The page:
# Replacing MATLAB with Python - Part 2: Formatting subplots and indexing data

I used Python to complete the first part of the task from my previous post in the series. I learned about formatting plots and indexing Pandas dataframes.

A couple of weeks ago, I published the second entry of the **Replacing MATLAB with Python** series I started in August. I am sharing examples of how to do that, with some comments about the problems I find while learning Python.

In the previous post of the series, I didn’t really share any Python code, though. It was an example of how I would use MATLAB to get information from raw data collected from a race car’s CAN bus.

In this entry, I’m using Python to do the first part of the task: visualize the signals we have by creating a figure with subplots, filter the raw acceleration data, compute the vehicle speed for the two drivers, and compare it. It took me more than twice the time to do it in Python than it did with MATLAB. That’s mainly because I have been using MATLAB for many years now, and I am just getting used to Python. Especially when formatting plots, there are several things to handle differently from Matlab, or even from one Python library to another.

As always, bear in mind that this is not intended to be a Python course, but rather a series of practical examples.

Alright, to the code!

## Importing the data

I’m following the same workflow that I used for the MATLAB version of this, where I also provided more context on what we have. Short story, we want to compare the performance of two drivers, and we have the car data for each one in separate CSV files.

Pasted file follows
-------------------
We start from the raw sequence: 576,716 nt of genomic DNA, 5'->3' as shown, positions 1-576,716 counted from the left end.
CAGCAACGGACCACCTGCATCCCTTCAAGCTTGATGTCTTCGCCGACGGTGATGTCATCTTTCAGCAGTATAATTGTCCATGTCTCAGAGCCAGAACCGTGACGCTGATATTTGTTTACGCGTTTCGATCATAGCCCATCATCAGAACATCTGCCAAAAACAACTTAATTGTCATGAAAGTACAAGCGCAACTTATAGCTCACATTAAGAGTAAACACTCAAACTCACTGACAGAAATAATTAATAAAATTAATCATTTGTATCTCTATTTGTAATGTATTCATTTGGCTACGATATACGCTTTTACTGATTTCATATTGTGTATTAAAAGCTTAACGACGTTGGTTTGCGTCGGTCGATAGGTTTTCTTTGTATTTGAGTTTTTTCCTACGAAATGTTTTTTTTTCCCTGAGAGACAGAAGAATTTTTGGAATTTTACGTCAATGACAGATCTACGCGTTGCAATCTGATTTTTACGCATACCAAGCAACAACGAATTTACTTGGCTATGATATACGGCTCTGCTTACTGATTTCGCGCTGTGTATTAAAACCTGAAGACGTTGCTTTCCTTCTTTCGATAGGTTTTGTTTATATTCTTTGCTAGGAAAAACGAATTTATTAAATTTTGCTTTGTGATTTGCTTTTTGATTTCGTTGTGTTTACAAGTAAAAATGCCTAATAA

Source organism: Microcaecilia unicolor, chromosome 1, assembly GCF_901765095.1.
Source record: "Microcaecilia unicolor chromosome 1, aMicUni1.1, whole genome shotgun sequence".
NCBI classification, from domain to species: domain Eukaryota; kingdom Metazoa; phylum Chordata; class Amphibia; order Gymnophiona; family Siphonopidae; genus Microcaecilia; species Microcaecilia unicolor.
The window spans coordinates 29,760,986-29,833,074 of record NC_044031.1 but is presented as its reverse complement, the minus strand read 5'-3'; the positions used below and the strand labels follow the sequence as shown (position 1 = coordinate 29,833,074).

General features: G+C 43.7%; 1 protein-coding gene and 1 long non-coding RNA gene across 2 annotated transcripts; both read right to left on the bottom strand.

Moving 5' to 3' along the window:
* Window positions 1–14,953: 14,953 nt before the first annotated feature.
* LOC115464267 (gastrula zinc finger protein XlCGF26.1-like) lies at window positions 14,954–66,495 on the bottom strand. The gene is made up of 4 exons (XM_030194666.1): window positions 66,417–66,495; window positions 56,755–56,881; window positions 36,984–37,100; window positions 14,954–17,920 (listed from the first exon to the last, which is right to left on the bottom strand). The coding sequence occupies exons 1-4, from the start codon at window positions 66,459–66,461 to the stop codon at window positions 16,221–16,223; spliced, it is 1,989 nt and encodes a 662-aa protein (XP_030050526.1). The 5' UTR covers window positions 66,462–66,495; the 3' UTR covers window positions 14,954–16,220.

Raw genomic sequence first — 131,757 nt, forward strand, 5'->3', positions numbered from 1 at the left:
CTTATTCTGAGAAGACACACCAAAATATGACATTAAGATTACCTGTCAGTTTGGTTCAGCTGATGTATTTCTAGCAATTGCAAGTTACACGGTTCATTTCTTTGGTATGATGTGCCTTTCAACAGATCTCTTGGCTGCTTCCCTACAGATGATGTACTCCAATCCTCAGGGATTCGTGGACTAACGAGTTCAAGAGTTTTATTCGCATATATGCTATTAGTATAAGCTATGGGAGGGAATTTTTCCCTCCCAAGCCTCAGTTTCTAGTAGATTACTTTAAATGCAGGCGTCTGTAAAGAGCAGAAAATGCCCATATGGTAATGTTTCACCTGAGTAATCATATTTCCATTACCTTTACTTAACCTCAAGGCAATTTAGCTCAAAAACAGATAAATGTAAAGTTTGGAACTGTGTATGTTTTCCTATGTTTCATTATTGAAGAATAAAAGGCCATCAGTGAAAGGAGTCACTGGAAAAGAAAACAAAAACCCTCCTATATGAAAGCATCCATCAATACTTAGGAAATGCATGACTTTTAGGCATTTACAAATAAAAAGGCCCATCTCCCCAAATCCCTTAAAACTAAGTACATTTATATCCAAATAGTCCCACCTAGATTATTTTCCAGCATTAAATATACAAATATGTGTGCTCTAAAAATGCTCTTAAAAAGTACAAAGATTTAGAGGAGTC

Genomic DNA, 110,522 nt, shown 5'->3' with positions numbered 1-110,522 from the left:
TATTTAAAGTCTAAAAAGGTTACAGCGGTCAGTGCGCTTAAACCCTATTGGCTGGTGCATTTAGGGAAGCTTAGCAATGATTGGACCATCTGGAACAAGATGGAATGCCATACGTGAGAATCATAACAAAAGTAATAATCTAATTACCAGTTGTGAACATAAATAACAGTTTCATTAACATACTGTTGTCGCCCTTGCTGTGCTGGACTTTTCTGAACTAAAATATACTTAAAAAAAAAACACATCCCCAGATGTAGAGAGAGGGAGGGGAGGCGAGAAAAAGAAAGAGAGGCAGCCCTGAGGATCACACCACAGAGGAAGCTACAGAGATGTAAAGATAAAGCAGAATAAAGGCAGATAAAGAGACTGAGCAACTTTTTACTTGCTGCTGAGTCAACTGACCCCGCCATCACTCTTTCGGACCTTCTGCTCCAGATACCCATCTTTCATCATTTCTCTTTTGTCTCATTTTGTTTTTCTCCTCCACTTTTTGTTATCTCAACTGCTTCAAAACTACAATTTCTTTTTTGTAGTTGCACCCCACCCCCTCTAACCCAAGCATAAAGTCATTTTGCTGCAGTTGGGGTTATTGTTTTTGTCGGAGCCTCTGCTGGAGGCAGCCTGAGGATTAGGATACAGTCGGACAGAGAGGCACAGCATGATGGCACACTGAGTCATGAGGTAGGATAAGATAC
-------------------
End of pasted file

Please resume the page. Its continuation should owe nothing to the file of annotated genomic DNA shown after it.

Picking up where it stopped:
This is the code I wrote to start with. We’ve already seen how to load information from CSV files and use Pandas to handle our data.

When using Python, the first thing we do is import the libraries we are going to use. We don’t necessarily have to put the imports on top of everything, but it’s in general good practice.

```
#%% Import libraries
import pandas as pd
import numpy as np
import matplotlib.pyplot as plt
#%% Load data from CSV files
df1 = pd.read_csv('driver1.csv')
print(df1.columns)
df2 = pd.read_csv('driver2.csv')
print(df2.columns)
#%% Define constants
gear_ratio = 16 # Transmission gear ratio
r = 0.263 # Wheel radius [m]
>> Index(['Time_s', 'BrakeFront', 'AccX', 'spd_rpmFL', 'spd_rpmFR', 'spd_rpmRL',
'spd_rpmRR'],
dtype='object')
```

All good! We have a unique time base and 6 signals in each file. But we have to make sure they are consistent and can be used together. This is why the next thing I did in MATLAB was plotting the variables.

When I tried to do the same thing using Python, it took me a while. More than I am comfortable admitting. I was stubbornly trying to get the exact same look I got with the default settings in MATLAB and, obviously, that required a lot of formatting. At some point I got it, but the number of trials with format options was just not worth it. Just look at the `plt.rcParams.update`